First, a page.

Every time the fan favourite appears on screen he's a scene stealer -- (Spoiler) slicing the throat of an employee quietly and quickly (note the box cutter in his right hand) and killing the entire Mexican drug cartel with poison (Spoiler)
The man is tactful and organised -- everything Walter White's careless chem teacher isn't -- so it was a surprise at the end of season four when (Spoiler)his character was dramatically -- and shockingly -- outsmarted by White and killed off. (Spoiler)
Last year, Esposito was nominated for a Primetime Emmy for outstanding supporting actor in a drama series only to lose out to fellow co-star Aaron Paul. Fring has easily landed as one of the best television villains of all time on multiple lists.
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During season 3, Pinkman's use of 'b----' became a fan favourite with plenty of mashups being produced across the web highlighting favourite uses like 'Roll me further, b----' along with every occurrence of the word on the show.
The line has become so popular actor Aaron Paul told Conan O'Brien he gets asked by fans to say it to them. He also revealed his favourites include 'Gatorade me, b----' and 'This is my own private domicile, b----.'
Plus, the witty one-liners and observations of crooked 'criminal' lawyer Saul Goodman (Bob Odenkirk) liven the show's grittier moments.
His character has become so popular there's talk of a spinoff in the works.
White and Fring have delivered some of the most terrifyingly nail-biting moments on television.
In a moment near the end of season 4, episode 11, Gus takes matters to the extreme, threatening:
(Spoiler) 'If you try to interfere, this becomes a much simpler matter. I will kill your wife. I will kill your son. I will kill your infant daughter.' (Spoiler)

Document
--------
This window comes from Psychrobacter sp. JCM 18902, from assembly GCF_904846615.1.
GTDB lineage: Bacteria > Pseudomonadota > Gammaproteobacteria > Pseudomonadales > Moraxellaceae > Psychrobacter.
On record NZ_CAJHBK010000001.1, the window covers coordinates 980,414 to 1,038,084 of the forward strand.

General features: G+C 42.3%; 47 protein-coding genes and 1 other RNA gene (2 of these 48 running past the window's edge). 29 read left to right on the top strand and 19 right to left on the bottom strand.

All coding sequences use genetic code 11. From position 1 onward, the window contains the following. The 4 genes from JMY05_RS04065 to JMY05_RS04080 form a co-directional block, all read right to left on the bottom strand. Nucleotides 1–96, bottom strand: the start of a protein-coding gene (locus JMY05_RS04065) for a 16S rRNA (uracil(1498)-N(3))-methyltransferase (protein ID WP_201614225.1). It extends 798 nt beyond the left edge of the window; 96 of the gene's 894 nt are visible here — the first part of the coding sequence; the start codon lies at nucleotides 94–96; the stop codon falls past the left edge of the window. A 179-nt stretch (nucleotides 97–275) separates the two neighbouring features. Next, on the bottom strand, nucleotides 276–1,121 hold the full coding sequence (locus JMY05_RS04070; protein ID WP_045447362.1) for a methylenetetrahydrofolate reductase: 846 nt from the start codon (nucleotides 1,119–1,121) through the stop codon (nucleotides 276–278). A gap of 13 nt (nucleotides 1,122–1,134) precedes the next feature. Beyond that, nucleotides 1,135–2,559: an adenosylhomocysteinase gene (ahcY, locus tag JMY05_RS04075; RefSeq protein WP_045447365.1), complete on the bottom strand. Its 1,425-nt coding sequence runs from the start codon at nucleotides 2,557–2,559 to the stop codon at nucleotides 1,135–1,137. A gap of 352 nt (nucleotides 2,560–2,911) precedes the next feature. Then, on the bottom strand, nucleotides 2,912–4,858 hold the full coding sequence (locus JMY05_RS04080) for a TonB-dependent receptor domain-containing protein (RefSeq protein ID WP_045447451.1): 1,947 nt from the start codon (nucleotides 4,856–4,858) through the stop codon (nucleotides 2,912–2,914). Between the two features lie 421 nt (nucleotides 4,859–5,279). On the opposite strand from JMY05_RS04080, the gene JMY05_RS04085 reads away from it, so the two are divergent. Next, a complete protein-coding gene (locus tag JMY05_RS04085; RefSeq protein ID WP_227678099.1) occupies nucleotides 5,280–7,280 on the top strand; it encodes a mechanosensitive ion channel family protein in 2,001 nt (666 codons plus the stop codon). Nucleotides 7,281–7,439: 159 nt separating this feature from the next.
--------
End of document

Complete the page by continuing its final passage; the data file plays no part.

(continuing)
The line is enough to make anyone's stomach drop, as the viewer grasps the danger Gus presents.
One of the series' most popular monologues occurs when Walt goes on a rant to wife Skyler, confidently telling her that he's the only one people should fear. If you know anything about 'Breaking Bad,' this is one of the most common and popular lines of the series.
'I am not in danger, Skyler. I am the danger! A guy opens his door and gets shot and you think that of me? No. I am the one who knocks!'
Juxtaposed with the series' humour, the two make for dynamic TV.
Other than the intense drama, creator Vince Gilligan delivers a series of beautifully crafted and choreographed montages set to music that have become a staple of the show.
Arguably one of the best montages is 'Crystal Blue Persuasion' from season 5 showing Walt cooking with new partner Todd.
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Unlike other series that can go an entire episode without much plot progression (we're looking at you 'Game of Thrones' and 'The Walking Dead'), it's rare that 'Breaking Bad' doesn't end on a cliffhanger.
The final 12-15 minutes of nearly every episode usually has a huge plot turn.
This is both good and bad as the show is always a must-watch, but also becomes incredibly difficult to stop viewing.